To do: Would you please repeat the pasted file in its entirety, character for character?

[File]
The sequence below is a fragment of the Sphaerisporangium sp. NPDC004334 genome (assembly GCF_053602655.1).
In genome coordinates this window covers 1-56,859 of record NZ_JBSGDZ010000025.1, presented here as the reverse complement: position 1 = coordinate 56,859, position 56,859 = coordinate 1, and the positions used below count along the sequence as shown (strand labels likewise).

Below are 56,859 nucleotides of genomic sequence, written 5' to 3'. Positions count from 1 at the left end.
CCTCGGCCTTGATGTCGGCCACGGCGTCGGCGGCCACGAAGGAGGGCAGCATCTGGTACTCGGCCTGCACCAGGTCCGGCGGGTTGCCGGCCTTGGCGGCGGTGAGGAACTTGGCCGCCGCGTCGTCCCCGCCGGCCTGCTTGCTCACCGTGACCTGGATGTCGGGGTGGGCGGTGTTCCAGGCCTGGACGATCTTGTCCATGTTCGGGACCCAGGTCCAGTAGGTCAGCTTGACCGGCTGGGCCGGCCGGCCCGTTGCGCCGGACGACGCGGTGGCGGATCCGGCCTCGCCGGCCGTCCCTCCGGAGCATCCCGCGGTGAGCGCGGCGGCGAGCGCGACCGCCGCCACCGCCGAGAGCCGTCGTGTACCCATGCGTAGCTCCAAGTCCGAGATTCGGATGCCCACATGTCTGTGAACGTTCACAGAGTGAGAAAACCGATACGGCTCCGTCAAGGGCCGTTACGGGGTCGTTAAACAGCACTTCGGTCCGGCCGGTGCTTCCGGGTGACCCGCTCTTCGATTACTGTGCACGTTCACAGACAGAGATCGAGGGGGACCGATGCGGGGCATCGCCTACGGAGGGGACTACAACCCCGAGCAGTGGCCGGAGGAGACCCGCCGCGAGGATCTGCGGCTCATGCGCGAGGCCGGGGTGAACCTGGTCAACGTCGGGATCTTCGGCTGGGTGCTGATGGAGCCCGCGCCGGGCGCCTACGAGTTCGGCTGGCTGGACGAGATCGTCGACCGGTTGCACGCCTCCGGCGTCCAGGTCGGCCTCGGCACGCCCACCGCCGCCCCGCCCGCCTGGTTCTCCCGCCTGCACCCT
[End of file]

The sequence below is a fragment of the Sphaerisporangium sp. NPDC004334 genome (assembly GCF_053602655.1).
In genome coordinates this window covers 1-56,859 of record NZ_JBSGDZ010000025.1, presented here as the reverse complement: position 1 = coordinate 56,859, position 56,859 = coordinate 1, and the positions used below count along the sequence as shown (strand labels likewise).

Below are 56,859 nucleotides of genomic sequence, written 5' to 3'. Positions count from 1 at the left end.
CCTCGGCCTTGATGTCGGCCACGGCGTCGGCGGCCACGAAGGAGGGCAGCATCTGGTACTCGGCCTGCACCAGGTCCGGCGGGTTGCCGGCCTTGGCGGCGGTGAGGAACTTGGCCGCCGCGTCGTCCCCGCCGGCCTGCTTGCTCACCGTGACCTGGATGTCGGGGTGGGCGGTGTTCCAGGCCTGGACGATCTTGTCCATGTTCGGGACCCAGGTCCAGTAGGTCAGCTTGACCGGCTGGGCCGGCCGGCCCGTTGCGCCGGACGACGCGGTGGCGGATCCGGCCTCGCCGGCCGTCCCTCCGGAGCATCCCGCGGTGAGCGCGGCGGCGAGCGCGACCGCCGCCACCGCCGAGAGCCGTCGTGTACCCATGCGTAGCTCCAAGTCCGAGATTCGGATGCCCACATGTCTGTGAACGTTCACAGAGTGAGAAAACCGATACGGCTCCGTCAAGGGCCGTTACGGGGTCGTTAAACAGCACTTCGGTCCGGCCGGTGCTTCCGGGTGACCCGCTCTTCGATTACTGTGCACGTTCACAGACAGAGATCGAGGGGGACCGATGCGGGGCATCGCCTACGGAGGGGACTACAACCCCGAGCAGTGGCCGGAGGAGACCCGCCGCGAGGATCTGCGGCTCATGCGCGAGGCCGGGGTGAACCTGGTCAACGTCGGGATCTTCGGCTGGGTGCTGATGGAGCCCGCGCCGGGCGCCTACGAGTTCGGCTGGCTGGACGAGATCGTCGACCGGTTGCACGCCTCCGGCGTCCAGGTCGGCCTCGGCACGCCCACCGCCGCCCCGCCCGCCTGGTTCTCCCGCCTGCACCCT